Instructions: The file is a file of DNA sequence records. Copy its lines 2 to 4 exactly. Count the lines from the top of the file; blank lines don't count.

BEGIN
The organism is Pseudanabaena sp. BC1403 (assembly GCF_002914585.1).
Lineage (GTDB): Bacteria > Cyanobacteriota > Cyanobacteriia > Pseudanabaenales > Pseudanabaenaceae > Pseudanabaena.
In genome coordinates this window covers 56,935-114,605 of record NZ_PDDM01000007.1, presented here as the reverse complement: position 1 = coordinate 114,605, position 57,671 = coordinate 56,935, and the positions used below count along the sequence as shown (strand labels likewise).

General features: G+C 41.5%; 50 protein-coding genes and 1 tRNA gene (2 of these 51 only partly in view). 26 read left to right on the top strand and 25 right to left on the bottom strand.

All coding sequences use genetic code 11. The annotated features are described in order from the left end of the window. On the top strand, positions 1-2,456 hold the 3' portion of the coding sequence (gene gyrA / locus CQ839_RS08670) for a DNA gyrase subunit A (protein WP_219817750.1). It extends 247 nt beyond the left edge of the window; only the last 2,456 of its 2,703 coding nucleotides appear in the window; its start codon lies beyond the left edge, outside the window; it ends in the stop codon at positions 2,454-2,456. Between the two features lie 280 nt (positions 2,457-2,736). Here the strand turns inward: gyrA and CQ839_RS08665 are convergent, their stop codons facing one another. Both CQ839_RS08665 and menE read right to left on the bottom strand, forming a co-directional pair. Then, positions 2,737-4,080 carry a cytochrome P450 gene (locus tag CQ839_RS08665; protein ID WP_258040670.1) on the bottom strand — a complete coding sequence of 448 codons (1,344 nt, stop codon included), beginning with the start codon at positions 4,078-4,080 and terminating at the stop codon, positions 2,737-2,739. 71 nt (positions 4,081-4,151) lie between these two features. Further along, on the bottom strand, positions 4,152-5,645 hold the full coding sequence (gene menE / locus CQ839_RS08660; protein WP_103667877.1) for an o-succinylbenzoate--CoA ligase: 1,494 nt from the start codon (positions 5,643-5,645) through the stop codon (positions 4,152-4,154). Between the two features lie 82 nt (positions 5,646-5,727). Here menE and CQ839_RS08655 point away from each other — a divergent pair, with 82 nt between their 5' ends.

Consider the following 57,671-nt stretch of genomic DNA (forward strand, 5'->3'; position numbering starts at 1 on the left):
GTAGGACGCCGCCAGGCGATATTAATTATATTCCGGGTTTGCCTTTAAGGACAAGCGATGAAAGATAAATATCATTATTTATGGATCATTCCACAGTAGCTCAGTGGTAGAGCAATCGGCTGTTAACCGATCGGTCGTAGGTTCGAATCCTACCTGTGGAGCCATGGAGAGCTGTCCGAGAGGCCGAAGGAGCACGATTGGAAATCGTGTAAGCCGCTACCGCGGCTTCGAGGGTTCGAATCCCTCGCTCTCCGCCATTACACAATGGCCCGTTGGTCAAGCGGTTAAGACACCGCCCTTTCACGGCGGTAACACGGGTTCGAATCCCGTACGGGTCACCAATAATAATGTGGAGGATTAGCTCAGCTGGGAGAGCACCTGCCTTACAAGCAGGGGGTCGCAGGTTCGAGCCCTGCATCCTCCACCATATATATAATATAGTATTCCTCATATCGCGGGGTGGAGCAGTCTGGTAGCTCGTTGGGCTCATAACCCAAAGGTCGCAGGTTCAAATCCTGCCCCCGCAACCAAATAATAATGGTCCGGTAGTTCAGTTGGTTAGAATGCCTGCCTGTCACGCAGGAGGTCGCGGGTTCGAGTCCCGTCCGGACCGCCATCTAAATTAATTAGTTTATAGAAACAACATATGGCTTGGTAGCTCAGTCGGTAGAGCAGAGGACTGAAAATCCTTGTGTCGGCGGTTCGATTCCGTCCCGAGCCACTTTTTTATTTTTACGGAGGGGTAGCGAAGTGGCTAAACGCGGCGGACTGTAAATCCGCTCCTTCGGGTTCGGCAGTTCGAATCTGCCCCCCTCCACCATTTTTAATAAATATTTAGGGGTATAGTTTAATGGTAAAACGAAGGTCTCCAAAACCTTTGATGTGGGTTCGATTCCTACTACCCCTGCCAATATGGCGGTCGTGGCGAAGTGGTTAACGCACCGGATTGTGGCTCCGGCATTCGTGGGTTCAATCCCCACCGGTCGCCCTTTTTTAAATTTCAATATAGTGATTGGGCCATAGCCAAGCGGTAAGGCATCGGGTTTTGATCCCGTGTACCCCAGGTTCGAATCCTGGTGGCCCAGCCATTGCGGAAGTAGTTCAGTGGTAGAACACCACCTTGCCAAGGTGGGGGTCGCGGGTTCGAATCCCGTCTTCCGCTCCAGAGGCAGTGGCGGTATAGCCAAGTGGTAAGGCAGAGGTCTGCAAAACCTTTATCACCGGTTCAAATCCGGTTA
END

Lineage (GTDB): Bacteria > Cyanobacteriota > Cyanobacteriia > Pseudanabaenales > Pseudanabaenaceae > Pseudanabaena.
In genome coordinates this window covers 56,935-114,605 of record NZ_PDDM01000007.1, presented here as the reverse complement: position 1 = coordinate 114,605, position 57,671 = coordinate 56,935, and the positions used below count along the sequence as shown (strand labels likewise).

General features: G+C 41.5%; 50 protein-coding genes and 1 tRNA gene (2 of these 51 only partly in view). 26 read left to right on the top strand and 25 right to left on the bottom strand.